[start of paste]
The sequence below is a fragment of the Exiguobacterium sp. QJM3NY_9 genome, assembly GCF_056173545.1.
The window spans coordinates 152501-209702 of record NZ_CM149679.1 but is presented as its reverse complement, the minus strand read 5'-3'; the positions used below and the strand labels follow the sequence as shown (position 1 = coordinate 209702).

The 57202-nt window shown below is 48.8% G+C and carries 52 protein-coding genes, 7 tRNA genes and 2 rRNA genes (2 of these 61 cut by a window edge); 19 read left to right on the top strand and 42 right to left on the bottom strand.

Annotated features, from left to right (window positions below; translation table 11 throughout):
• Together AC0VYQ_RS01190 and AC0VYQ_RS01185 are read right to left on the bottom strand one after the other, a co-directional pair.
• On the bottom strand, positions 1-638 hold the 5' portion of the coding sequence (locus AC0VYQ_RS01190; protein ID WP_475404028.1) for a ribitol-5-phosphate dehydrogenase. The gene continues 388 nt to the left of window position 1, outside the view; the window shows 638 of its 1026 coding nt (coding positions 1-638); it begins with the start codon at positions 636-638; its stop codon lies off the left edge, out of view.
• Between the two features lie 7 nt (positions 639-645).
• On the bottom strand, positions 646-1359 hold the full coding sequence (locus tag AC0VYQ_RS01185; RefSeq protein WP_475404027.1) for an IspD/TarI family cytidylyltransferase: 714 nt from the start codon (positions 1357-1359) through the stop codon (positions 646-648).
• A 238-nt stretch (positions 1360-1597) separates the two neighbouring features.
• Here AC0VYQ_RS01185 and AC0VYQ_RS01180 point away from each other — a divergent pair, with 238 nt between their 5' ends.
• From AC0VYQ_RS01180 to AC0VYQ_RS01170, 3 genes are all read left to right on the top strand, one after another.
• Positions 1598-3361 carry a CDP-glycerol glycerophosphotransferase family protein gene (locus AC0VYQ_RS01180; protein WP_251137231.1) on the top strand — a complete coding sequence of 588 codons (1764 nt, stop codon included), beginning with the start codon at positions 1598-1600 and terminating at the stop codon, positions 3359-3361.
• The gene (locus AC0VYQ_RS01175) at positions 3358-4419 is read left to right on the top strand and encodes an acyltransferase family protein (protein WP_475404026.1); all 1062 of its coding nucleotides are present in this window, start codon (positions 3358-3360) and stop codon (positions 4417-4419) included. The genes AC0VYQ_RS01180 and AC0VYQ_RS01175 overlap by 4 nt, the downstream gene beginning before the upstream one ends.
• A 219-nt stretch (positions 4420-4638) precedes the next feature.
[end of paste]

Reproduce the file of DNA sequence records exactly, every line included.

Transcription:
The sequence below is a fragment of the Exiguobacterium sp. QJM3NY_9 genome, assembly GCF_056173545.1.
The window spans coordinates 152501-209702 of record NZ_CM149679.1 but is presented as its reverse complement, the minus strand read 5'-3'; the positions used below and the strand labels follow the sequence as shown (position 1 = coordinate 209702).

The 57202-nt window shown below is 48.8% G+C and carries 52 protein-coding genes, 7 tRNA genes and 2 rRNA genes (2 of these 61 cut by a window edge); 19 read left to right on the top strand and 42 right to left on the bottom strand.

Annotated features, from left to right (window positions below; translation table 11 throughout):
• Together AC0VYQ_RS01190 and AC0VYQ_RS01185 are read right to left on the bottom strand one after the other, a co-directional pair.
• On the bottom strand, positions 1-638 hold the 5' portion of the coding sequence (locus AC0VYQ_RS01190; protein ID WP_475404028.1) for a ribitol-5-phosphate dehydrogenase. The gene continues 388 nt to the left of window position 1, outside the view; the window shows 638 of its 1026 coding nt (coding positions 1-638); it begins with the start codon at positions 636-638; its stop codon lies off the left edge, out of view.
• Between the two features lie 7 nt (positions 639-645).
• On the bottom strand, positions 646-1359 hold the full coding sequence (locus tag AC0VYQ_RS01185; RefSeq protein WP_475404027.1) for an IspD/TarI family cytidylyltransferase: 714 nt from the start codon (positions 1357-1359) through the stop codon (positions 646-648).
• A 238-nt stretch (positions 1360-1597) separates the two neighbouring features.
• Here AC0VYQ_RS01185 and AC0VYQ_RS01180 point away from each other — a divergent pair, with 238 nt between their 5' ends.
• From AC0VYQ_RS01180 to AC0VYQ_RS01170, 3 genes are all read left to right on the top strand, one after another.
• Positions 1598-3361 carry a CDP-glycerol glycerophosphotransferase family protein gene (locus AC0VYQ_RS01180; protein WP_251137231.1) on the top strand — a complete coding sequence of 588 codons (1764 nt, stop codon included), beginning with the start codon at positions 1598-1600 and terminating at the stop codon, positions 3359-3361.
• The gene (locus AC0VYQ_RS01175) at positions 3358-4419 is read left to right on the top strand and encodes an acyltransferase family protein (protein WP_475404026.1); all 1062 of its coding nucleotides are present in this window, start codon (positions 3358-3360) and stop codon (positions 4417-4419) included. The genes AC0VYQ_RS01180 and AC0VYQ_RS01175 overlap by 4 nt, the downstream gene beginning before the upstream one ends.
• A 219-nt stretch (positions 4420-4638) precedes the next feature.